By Nathan Kim
Rut: a habit or pattern of behavior that has become dull and unproductive but is hard to change
As we are reaching the midway point of the semester, it’s easy to become unmotivated and exhausted from the ever-increasing pile of work. I know that for me, I’m finding it harder to get up each day and consistently keep up with balancing my school life, social life, and personal life. It’s a constant battle to not feel burnt out and keep on working hard each day, but I’ve tried to combat this by utilizing some methods to regain that drive again and get out of this rut. Here are three ways you, too, can escape that feeling of being stuck and unable to move forward.
- Take a walk outside and observe your surroundings
You’ve probably heard of the concept of mindfulness, but for me the purpose of taking a walk is to clear your mind. It’s best to do this without thinking too much about where you’re walking or how long you’re going to walk. Walking in nature and listening to the ambient sounds of your environment is a surefire way to heal your body and your mind. This helps you to clear your head and take a step back from the burdens of life while appreciating your life as it is in that moment. As you walk around, you should simply observe what’s happening around you and let your thoughts pass by without dwelling on them too much. After your walk, you will be able to return to your work feeling refreshed and hopefully less stressed.
- Clean your physical and digital clutter
We all have things in our lives that need some cleaning. It can be rather therapeutic to set things back into their places and to tidy up your life a bit. At first, it might seem overwhelming to take on such a large task, but approaching messy situations in a step-by-step fashion is the best antidote to a chaotic life. For physical clutter, it starts by putting one item back in place. For digital clutter, cleaning your cluttered email inbox might be a good start. Cleaning gives you another opportunity to not have to think about other appointments in the future and engage in some introspection on how you’re feeling about your life in general. It’s important to have an organized environment because that is the location where you will be doing the majority of your work at.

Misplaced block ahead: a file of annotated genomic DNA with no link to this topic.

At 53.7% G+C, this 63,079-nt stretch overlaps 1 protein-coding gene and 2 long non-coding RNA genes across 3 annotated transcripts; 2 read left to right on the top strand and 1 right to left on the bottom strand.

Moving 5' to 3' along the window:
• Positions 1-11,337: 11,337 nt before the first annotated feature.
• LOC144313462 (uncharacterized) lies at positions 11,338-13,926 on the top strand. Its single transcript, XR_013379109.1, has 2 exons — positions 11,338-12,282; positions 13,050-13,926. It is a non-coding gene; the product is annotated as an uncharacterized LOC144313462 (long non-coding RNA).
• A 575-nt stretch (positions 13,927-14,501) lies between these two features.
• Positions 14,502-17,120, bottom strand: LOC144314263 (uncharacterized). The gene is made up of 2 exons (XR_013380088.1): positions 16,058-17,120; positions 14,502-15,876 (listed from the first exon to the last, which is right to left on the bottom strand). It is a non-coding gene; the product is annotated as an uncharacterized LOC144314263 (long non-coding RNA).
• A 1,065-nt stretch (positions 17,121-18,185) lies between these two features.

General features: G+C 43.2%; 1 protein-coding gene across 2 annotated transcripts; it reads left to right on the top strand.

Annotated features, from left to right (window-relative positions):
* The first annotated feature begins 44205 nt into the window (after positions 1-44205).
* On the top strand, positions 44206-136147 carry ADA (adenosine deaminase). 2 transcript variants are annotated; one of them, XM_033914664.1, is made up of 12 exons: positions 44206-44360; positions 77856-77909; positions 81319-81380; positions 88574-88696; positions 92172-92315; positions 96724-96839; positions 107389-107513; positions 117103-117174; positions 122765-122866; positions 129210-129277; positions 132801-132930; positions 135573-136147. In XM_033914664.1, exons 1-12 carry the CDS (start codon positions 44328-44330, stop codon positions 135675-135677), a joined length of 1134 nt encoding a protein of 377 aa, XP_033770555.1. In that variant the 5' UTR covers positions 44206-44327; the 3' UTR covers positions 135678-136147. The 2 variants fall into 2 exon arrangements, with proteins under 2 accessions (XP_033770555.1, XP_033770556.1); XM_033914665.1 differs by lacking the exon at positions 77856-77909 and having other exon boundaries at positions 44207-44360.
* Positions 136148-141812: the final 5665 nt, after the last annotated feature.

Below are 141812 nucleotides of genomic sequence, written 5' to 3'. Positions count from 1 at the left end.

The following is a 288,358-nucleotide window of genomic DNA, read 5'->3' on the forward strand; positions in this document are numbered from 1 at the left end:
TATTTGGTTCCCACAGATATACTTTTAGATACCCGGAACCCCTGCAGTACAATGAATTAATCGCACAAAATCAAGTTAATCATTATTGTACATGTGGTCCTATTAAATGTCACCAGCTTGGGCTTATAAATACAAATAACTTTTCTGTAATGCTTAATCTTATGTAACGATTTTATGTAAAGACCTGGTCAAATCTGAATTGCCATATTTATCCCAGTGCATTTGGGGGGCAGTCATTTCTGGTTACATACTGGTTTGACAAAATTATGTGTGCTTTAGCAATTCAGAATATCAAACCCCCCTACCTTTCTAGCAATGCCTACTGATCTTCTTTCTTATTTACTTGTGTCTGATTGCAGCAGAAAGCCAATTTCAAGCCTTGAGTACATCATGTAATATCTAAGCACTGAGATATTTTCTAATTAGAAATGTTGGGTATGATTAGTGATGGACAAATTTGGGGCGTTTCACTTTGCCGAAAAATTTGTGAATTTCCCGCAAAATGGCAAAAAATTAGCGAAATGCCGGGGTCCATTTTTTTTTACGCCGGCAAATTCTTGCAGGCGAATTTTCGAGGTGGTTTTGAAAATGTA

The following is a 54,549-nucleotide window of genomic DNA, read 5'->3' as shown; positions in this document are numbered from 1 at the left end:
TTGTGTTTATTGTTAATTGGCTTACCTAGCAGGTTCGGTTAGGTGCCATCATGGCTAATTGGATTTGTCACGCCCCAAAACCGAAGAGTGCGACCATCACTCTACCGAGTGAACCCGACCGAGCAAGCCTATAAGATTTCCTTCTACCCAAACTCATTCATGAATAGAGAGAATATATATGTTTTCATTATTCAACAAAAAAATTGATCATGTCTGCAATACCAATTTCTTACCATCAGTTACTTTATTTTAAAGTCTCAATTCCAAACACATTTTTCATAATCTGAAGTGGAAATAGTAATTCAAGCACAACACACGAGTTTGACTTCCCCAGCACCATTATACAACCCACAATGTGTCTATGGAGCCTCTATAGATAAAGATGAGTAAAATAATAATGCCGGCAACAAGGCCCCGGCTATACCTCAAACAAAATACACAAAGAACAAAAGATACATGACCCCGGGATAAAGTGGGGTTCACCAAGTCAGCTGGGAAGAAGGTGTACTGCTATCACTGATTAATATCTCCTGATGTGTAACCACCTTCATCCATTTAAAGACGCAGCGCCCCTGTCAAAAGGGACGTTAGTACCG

- Create a master list of things to do
Most times, there are just too many things to do and not enough time. Because there’s so much to do, you freeze and end up completing nothing. In the moments where the list of endless responsibilities causes you distress, it can be helpful to record everything that you have in your mind in a massive list. Usually, I prefer to separate the tasks I need to complete into different categories, such as school, personal, work, and even social. Then, I tend to write whatever comes to mind and clump them together based on their similarities with other tasks. This helps to free your mind from the mental strain of having to remember all the things that you have to do and instead lets you focus on the immediate task at hand.
Having time set out to reset your life and find rest from the business of life should be a scheduled part of your week. It is definitely difficult to balance your clubs, schoolwork, and your own responsibilities, which is why these anti-rut strategies are quite useful. However, there isn’t one perfect way to get back into the rhythm of working, so I do hope that you can try out some of these techniques in your life to keep you pushing on till the end of the semester and find what works best for you!
Nathan is a junior majoring in Biological Sciences and minoring in Computer Programming. He spent most of his life growing up in the Korean community within Orange County and is proficient in both Korean and Spanish. On campus, Nathan is involved in several clubs, such as Asian Pacific American Medical Student Association, Kristos Campus Missions, and Korean Culture Night. In his free time, he enjoys making videos, playing video games, watching random videos on Youtube, and organizing his life.